Archive
Blood on the Wall
Sculptor Hannah Herr works with materials like hair, rubber bands, cell phone chargers, tinsel and animal flesh to create objects visually inspired by the adornments of voodoo dancers and the Masai people. Her work explores the Western gaze and the ways it perpetuates fetishized otherness. Hannah is also the co-founder of Daughters Rising, a non-profit that works with woman artisans in Nepal, Thailand and Mexico.
We've all been on Google Earth and used it's satellite view or street view tools to get directions, find our way around a new city or just explore. My guest, artist Jenny Odell, has taken these tools a step further to use them as the subject of her work. Odell scrolls around Google Satellite view collecting images of uniquely man-made structures — like swimming pools, parking lots and landfills — and arranges them on large prints, a way of re-examining the human-built landscape from the very inhuman perspective of a satellite's remote camera.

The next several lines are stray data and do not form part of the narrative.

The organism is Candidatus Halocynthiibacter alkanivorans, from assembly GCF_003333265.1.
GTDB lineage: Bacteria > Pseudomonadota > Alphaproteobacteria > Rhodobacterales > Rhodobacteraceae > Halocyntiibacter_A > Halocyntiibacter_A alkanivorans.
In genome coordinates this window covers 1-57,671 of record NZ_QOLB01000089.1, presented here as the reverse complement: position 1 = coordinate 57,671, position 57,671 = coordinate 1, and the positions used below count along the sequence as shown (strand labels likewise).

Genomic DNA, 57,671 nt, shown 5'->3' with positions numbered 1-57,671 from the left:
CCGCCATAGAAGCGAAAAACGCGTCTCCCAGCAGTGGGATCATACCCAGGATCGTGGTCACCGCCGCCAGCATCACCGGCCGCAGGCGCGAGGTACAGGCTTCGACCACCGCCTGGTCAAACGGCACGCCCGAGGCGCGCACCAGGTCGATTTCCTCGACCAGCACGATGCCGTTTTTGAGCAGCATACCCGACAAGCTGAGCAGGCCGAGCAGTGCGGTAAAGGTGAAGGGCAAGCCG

In her work, artist Carmen Tiffany combines experiences from her childhood in rural Wyoming with the aggressively cheerful imagery of children's products, television and advertising. The result are funny, grotesque videos, installations and drawings that feature an array of characters including a rapping macaroni noodle and lisa frank characters with an unquenchable thirst for moonshine.

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